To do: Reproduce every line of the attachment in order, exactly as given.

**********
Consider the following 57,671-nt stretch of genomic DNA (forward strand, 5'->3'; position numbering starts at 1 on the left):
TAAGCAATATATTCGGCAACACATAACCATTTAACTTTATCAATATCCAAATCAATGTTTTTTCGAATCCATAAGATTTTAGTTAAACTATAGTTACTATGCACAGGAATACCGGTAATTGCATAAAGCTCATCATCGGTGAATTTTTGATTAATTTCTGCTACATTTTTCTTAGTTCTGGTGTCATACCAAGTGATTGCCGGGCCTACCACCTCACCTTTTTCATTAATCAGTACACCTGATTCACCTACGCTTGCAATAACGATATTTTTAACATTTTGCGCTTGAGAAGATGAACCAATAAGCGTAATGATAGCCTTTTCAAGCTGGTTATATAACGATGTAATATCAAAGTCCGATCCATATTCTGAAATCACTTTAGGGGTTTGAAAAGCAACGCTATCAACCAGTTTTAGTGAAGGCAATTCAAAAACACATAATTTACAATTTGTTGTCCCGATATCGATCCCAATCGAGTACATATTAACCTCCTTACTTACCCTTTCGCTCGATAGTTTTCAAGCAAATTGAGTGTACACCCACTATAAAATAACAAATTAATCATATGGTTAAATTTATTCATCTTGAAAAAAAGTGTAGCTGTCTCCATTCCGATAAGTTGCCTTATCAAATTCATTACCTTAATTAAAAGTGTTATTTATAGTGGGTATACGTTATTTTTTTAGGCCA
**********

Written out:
Consider the following 57,671-nt stretch of genomic DNA (forward strand, 5'->3'; position numbering starts at 1 on the left):
TAAGCAATATATTCGGCAACACATAACCATTTAACTTTATCAATATCCAAATCAATGTTTTTTCGAATCCATAAGATTTTAGTTAAACTATAGTTACTATGCACAGGAATACCGGTAATTGCATAAAGCTCATCATCGGTGAATTTTTGATTAATTTCTGCTACATTTTTCTTAGTTCTGGTGTCATACCAAGTGATTGCCGGGCCTACCACCTCACCTTTTTCATTAATCAGTACACCTGATTCACCTACGCTTGCAATAACGATATTTTTAACATTTTGCGCTTGAGAAGATGAACCAATAAGCGTAATGATAGCCTTTTCAAGCTGGTTATATAACGATGTAATATCAAAGTCCGATCCATATTCTGAAATCACTTTAGGGGTTTGAAAAGCAACGCTATCAACCAGTTTTAGTGAAGGCAATTCAAAAACACATAATTTACAATTTGTTGTCCCGATATCGATCCCAATCGAGTACATATTAACCTCCTTACTTACCCTTTCGCTCGATAGTTTTCAAGCAAATTGAGTGTACACCCACTATAAAATAACAAATTAATCATATGGTTAAATTTATTCATCTTGAAAAAAAGTGTAGCTGTCTCCATTCCGATAAGTTGCCTTATCAAATTCATTACCTTAATTAAAAGTGTTATTTATAGTGGGTATACGTTATTTTTTTAGGCCA